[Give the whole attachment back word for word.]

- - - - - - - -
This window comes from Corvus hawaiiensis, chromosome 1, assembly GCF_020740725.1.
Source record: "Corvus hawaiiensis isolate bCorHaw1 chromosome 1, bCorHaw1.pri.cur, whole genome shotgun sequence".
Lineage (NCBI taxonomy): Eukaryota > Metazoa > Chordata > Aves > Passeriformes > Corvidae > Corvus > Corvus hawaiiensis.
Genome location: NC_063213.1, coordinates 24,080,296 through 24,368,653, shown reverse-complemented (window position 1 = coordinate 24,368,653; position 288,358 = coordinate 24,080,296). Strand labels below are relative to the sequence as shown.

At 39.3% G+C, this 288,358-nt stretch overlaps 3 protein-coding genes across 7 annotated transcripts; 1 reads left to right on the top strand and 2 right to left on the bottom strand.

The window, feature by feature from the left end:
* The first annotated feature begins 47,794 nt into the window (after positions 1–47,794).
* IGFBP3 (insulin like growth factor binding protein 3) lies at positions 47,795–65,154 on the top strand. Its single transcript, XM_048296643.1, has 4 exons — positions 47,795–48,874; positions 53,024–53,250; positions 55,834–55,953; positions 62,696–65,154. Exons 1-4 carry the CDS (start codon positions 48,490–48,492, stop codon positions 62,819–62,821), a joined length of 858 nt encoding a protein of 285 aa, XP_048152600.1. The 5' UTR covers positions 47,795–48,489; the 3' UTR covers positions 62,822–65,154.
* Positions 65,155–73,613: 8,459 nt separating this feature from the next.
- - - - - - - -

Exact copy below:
This window comes from Corvus hawaiiensis, chromosome 1, assembly GCF_020740725.1.
Source record: "Corvus hawaiiensis isolate bCorHaw1 chromosome 1, bCorHaw1.pri.cur, whole genome shotgun sequence".
Lineage (NCBI taxonomy): Eukaryota > Metazoa > Chordata > Aves > Passeriformes > Corvidae > Corvus > Corvus hawaiiensis.
Genome location: NC_063213.1, coordinates 24,080,296 through 24,368,653, shown reverse-complemented (window position 1 = coordinate 24,368,653; position 288,358 = coordinate 24,080,296). Strand labels below are relative to the sequence as shown.

At 39.3% G+C, this 288,358-nt stretch overlaps 3 protein-coding genes across 7 annotated transcripts; 1 reads left to right on the top strand and 2 right to left on the bottom strand.

The window, feature by feature from the left end:
* The first annotated feature begins 47,794 nt into the window (after positions 1–47,794).
* IGFBP3 (insulin like growth factor binding protein 3) lies at positions 47,795–65,154 on the top strand. Its single transcript, XM_048296643.1, has 4 exons — positions 47,795–48,874; positions 53,024–53,250; positions 55,834–55,953; positions 62,696–65,154. Exons 1-4 carry the CDS (start codon positions 48,490–48,492, stop codon positions 62,819–62,821), a joined length of 858 nt encoding a protein of 285 aa, XP_048152600.1. The 5' UTR covers positions 47,795–48,489; the 3' UTR covers positions 62,822–65,154.
* Positions 65,155–73,613: 8,459 nt separating this feature from the next.